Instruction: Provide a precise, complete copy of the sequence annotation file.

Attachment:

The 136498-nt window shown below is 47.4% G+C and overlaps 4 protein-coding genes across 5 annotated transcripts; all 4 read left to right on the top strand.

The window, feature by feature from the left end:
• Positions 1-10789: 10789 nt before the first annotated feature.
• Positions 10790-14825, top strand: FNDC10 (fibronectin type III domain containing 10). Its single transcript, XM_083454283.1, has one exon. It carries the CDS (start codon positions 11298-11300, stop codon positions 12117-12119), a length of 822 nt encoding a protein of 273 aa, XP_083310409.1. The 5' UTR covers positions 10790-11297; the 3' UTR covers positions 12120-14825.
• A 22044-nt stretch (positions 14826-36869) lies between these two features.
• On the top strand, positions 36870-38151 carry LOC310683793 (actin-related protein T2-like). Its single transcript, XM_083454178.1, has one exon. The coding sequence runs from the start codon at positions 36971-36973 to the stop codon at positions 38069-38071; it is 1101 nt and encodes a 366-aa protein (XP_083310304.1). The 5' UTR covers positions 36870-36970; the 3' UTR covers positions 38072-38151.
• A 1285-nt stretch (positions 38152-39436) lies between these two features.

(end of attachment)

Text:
The 136498-nt window shown below is 47.4% G+C and overlaps 4 protein-coding genes across 5 annotated transcripts; all 4 read left to right on the top strand.

The window, feature by feature from the left end:
• Positions 1-10789: 10789 nt before the first annotated feature.
• Positions 10790-14825, top strand: FNDC10 (fibronectin type III domain containing 10). Its single transcript, XM_083454283.1, has one exon. It carries the CDS (start codon positions 11298-11300, stop codon positions 12117-12119), a length of 822 nt encoding a protein of 273 aa, XP_083310409.1. The 5' UTR covers positions 10790-11297; the 3' UTR covers positions 12120-14825.
• A 22044-nt stretch (positions 14826-36869) lies between these two features.
• On the top strand, positions 36870-38151 carry LOC310683793 (actin-related protein T2-like). Its single transcript, XM_083454178.1, has one exon. The coding sequence runs from the start codon at positions 36971-36973 to the stop codon at positions 38069-38071; it is 1101 nt and encodes a 366-aa protein (XP_083310304.1). The 5' UTR covers positions 36870-36970; the 3' UTR covers positions 38072-38151.
• A 1285-nt stretch (positions 38152-39436) lies between these two features.